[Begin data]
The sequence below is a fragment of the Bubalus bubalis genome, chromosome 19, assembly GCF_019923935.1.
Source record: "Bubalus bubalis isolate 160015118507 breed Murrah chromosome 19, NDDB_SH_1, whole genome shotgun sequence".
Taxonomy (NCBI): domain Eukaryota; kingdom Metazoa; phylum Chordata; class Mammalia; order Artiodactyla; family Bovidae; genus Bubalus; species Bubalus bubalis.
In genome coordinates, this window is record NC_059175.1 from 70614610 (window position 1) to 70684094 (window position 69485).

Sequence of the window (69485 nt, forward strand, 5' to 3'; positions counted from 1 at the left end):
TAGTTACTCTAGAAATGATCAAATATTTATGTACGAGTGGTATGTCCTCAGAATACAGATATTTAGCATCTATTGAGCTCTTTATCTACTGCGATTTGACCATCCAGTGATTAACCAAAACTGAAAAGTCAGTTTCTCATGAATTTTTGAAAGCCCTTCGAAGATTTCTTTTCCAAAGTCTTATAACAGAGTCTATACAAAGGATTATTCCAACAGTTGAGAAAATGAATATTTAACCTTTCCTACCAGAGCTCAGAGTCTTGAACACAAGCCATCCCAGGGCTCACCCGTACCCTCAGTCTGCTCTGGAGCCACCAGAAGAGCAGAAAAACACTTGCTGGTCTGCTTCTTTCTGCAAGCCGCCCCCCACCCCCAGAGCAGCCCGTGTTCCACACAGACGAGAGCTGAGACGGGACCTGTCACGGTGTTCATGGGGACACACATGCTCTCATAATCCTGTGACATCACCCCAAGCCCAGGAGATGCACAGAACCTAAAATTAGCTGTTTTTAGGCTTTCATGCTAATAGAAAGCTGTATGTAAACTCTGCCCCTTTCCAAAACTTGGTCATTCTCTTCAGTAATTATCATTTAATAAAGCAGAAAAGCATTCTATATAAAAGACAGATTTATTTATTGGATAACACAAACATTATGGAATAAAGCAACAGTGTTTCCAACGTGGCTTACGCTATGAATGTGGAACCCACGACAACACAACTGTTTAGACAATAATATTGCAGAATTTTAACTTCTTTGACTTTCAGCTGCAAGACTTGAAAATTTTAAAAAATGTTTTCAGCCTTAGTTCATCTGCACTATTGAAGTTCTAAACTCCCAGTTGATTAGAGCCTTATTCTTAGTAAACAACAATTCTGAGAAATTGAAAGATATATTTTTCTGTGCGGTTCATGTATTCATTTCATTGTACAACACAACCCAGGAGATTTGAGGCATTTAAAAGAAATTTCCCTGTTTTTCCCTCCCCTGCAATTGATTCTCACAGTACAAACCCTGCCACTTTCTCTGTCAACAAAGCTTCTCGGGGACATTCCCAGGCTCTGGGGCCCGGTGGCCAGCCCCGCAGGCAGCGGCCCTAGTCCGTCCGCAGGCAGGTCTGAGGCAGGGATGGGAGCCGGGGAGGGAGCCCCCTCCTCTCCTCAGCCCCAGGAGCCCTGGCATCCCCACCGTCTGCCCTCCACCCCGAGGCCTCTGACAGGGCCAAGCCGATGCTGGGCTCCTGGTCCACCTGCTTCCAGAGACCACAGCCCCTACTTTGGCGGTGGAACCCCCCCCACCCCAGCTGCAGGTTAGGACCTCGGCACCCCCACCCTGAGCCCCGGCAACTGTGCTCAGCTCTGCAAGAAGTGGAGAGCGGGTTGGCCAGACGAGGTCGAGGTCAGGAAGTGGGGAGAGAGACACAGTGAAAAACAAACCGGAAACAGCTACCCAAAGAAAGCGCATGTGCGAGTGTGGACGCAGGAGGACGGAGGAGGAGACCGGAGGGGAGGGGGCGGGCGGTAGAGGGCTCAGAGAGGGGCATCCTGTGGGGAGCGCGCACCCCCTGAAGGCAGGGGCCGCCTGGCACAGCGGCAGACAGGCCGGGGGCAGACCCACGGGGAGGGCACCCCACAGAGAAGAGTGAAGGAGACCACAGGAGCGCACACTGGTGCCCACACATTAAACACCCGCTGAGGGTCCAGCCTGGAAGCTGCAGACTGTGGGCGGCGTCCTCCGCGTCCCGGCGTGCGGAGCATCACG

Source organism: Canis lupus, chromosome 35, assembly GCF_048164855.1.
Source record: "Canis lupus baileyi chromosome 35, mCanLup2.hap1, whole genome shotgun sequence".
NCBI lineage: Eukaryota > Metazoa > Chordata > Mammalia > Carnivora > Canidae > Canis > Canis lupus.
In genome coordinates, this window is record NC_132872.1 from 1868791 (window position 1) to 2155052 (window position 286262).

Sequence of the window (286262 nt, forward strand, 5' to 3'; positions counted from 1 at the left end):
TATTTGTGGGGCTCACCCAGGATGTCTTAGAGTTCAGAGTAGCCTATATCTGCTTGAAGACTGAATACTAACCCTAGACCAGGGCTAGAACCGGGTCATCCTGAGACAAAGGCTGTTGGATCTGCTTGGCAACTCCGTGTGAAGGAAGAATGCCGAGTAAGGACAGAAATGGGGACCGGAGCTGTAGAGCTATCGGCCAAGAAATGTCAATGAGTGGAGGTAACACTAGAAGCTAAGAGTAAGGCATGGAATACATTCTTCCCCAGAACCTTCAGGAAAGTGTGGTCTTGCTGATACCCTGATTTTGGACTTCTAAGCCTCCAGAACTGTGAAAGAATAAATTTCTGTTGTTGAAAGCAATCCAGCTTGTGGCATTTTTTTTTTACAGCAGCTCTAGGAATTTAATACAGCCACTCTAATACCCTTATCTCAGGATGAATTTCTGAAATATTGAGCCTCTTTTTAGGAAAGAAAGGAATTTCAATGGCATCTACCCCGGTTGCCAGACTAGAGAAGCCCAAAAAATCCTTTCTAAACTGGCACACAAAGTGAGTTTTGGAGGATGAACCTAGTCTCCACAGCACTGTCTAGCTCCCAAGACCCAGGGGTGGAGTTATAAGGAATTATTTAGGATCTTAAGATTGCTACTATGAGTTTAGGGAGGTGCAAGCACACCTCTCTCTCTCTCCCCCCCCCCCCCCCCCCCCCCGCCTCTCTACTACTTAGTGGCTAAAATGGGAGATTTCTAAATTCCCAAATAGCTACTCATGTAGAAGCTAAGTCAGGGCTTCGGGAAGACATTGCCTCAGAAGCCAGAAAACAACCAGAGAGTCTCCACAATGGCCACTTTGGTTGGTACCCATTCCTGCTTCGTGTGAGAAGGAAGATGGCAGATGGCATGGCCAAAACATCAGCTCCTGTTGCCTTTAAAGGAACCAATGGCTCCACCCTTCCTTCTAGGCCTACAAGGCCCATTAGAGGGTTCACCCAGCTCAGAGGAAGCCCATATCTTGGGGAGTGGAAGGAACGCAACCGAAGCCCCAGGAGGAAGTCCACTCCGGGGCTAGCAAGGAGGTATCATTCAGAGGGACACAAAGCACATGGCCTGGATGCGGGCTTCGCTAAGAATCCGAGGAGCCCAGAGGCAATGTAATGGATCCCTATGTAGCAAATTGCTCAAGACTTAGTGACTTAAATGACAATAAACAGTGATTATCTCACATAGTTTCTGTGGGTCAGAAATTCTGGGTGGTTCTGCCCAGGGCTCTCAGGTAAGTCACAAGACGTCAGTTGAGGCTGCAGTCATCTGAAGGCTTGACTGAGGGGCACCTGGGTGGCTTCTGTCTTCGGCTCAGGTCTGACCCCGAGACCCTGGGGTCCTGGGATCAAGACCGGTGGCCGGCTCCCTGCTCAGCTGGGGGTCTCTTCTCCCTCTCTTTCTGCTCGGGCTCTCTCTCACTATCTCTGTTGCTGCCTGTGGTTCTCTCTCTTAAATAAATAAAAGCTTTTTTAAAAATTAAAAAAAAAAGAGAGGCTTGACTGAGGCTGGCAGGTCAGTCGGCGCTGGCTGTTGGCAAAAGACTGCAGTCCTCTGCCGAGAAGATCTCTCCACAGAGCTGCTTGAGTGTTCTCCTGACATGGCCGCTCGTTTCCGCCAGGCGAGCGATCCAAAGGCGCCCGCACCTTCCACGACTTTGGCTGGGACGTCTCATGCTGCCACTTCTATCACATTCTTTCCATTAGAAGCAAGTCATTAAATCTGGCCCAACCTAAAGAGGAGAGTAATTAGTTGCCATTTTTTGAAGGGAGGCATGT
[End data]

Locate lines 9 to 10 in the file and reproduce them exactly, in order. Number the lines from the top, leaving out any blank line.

NCBI lineage: Eukaryota > Metazoa > Chordata > Mammalia > Carnivora > Canidae > Canis > Canis lupus.
In genome coordinates, this window is record NC_132872.1 from 1868791 (window position 1) to 2155052 (window position 286262).